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Counselors give Belpre BOE program overview

BELPRE — Belpre City Schools counselors are working to help students deal with anxiety and girls to feel more confident through several in-school programs.

Officials with Belpre City Schools counseling office gave an overview of academic and social programs during Monday’s Belpre City Schools Board of Education meeting.

In addition to career and college readiness programs, high school counselor Jenn Miller presented information on several steps the department has taken to address student mental and emotional needs.

“A lot of students report having issues with anxiety,” Miller said. “We’ve been working on anxiety management with our students.”

Miller said the “Flipping the Script on Anxiety” presentation created by Mike Seebaugh, school psychologist assistant for Belpre City Schools, is used with 9th-grade students to not only explain the causes of anxiety but also ways to deal with those feelings in a positive manner.

“It really went over how anxiety works in your body because we felt the students didn’t really have a good idea of what was happening,” Miller said. “When you can name what is happening, then you can deal with it.”

The students have had the opportunity to sign up for an anxiety management group. Miller said staff members also received information to better understand this approach to dealing with student anxiety.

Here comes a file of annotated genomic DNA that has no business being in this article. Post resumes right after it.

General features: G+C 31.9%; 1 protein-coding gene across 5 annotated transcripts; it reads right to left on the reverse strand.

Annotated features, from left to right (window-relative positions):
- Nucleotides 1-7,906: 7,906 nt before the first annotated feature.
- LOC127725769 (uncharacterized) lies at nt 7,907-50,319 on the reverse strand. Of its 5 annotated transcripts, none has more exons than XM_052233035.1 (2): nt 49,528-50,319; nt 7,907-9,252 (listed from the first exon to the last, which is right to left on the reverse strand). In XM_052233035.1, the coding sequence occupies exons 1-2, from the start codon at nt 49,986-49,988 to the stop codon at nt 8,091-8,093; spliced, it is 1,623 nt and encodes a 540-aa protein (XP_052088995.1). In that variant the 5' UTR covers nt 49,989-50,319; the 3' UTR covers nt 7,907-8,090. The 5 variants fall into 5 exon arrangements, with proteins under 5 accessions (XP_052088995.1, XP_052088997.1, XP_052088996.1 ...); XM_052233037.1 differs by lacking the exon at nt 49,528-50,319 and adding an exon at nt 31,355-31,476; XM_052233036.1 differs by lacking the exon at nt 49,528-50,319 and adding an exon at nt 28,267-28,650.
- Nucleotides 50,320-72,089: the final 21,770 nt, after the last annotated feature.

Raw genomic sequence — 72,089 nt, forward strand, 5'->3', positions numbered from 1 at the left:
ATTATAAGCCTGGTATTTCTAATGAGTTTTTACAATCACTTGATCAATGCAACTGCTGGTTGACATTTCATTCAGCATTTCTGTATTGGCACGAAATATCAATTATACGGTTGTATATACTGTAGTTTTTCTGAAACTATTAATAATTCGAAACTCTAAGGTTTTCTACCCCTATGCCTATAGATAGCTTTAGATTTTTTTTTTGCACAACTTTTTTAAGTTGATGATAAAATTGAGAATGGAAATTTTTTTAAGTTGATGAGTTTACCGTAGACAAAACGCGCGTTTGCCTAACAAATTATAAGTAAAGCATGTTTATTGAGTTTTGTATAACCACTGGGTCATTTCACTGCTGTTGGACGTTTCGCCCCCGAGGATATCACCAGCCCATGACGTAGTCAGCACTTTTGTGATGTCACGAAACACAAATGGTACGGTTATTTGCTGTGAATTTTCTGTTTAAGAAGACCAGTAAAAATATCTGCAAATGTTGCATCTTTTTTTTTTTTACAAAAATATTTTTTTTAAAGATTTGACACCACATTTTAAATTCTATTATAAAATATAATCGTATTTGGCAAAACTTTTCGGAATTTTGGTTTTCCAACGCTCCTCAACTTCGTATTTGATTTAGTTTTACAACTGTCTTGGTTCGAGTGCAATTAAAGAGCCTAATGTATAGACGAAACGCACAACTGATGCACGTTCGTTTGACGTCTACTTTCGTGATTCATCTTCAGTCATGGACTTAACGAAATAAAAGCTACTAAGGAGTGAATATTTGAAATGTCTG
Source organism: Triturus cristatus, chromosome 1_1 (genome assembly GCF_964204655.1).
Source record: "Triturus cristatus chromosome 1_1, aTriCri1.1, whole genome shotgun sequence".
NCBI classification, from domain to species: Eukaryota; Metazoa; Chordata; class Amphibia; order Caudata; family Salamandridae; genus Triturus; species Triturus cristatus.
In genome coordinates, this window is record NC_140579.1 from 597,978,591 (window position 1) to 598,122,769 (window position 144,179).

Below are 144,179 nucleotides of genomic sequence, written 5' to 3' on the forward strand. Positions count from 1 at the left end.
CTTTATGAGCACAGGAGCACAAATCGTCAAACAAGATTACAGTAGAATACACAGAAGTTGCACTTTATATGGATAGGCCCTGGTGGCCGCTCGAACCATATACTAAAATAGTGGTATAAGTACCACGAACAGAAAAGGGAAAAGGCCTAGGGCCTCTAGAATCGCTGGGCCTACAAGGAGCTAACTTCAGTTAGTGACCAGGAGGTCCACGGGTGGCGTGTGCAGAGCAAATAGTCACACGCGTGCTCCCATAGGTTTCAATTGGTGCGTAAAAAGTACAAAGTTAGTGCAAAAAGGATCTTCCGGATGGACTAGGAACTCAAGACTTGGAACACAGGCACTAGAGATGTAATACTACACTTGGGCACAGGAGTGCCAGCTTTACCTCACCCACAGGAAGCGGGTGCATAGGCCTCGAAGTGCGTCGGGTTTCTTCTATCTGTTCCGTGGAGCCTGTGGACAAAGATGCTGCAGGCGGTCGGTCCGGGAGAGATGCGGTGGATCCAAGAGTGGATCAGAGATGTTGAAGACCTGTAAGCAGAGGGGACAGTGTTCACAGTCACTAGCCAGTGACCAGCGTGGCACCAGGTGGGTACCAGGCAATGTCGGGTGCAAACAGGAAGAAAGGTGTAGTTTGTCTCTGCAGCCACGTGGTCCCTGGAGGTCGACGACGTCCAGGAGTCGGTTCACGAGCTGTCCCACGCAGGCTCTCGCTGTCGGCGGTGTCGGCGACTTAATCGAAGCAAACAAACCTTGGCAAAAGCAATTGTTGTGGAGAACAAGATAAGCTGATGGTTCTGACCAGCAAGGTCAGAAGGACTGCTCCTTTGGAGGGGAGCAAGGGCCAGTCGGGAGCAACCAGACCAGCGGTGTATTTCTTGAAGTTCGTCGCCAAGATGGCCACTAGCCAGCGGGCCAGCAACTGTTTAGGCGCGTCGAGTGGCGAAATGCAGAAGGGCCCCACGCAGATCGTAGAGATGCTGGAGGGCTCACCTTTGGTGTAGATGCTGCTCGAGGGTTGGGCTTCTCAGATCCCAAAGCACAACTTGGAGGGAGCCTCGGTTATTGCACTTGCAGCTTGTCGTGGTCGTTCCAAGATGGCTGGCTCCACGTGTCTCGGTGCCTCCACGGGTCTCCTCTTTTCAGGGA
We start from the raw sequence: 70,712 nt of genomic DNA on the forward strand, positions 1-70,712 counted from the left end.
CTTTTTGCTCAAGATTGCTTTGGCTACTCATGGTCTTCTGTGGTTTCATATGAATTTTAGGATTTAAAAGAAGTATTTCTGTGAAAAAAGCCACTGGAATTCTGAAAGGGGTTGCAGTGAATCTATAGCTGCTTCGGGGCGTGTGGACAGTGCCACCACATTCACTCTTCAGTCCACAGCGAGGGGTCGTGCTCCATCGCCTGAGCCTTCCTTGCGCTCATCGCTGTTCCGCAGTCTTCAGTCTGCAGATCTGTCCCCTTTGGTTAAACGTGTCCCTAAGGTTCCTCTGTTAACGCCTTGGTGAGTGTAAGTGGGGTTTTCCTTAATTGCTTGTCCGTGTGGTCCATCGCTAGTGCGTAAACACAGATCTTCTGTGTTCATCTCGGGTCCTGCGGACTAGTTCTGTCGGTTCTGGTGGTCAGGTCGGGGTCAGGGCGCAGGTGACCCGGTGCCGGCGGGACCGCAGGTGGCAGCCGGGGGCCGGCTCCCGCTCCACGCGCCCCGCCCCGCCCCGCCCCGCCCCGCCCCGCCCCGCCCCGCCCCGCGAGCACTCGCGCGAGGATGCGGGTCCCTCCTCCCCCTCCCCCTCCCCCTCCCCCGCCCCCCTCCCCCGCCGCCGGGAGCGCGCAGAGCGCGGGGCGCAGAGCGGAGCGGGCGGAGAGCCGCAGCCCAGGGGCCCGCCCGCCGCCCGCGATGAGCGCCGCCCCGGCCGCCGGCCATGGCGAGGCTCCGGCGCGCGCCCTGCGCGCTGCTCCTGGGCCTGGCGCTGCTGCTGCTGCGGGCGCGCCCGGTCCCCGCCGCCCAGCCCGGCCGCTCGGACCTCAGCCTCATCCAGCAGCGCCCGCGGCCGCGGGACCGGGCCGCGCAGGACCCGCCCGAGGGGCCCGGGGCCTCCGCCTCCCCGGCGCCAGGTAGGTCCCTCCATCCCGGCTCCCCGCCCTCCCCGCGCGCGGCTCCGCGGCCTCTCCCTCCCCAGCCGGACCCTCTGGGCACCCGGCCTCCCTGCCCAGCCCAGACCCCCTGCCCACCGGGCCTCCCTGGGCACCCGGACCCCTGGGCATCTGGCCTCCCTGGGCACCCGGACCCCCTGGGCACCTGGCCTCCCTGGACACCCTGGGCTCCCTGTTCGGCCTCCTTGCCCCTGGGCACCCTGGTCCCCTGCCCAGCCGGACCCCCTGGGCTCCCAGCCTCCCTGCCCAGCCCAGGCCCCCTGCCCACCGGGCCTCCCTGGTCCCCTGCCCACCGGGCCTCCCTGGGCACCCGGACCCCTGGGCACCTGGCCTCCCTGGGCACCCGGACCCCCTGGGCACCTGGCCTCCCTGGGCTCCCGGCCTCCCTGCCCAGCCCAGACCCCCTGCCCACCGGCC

Miller said this year the school system received a grant to pilot ROX, which means Ruling Our eXperiences. The program is designed to give tools and support to girls to help them “live healthy, independent, productive and violence-free lives.”

Miller said a third to one half of all girls experience feelings of doubt when it comes to their abilities, opinions or the opinions of others.

“When girls are asked what they need, the number one response is confidence,” she said.

Miller said the program costs about $75 per student, which covers administration fees, materials and support for facilitators. The grant this year from Columbia Gas of Ohio paid for Miller’s training and funding for 10 ninth-grade girls to participate. The classes will begin in the second semester of this school year.

Miller said she would eventually like to expand the program for all ninth-grade girls, which would cost the school system about $3,400. Miller said she hopes to purchase strike pads for self defense training at a cost of about $300.

In addition, the counselors have continued the Culture Club, a social-emotional support group which promotes social skills and empathy, and an ethics course for 8th-grade students which was designed and given at no cost to the school system by a Wirt County Schools business ethics teacher.

Michael Erb can be reached at merb@newsandsentinel.com.

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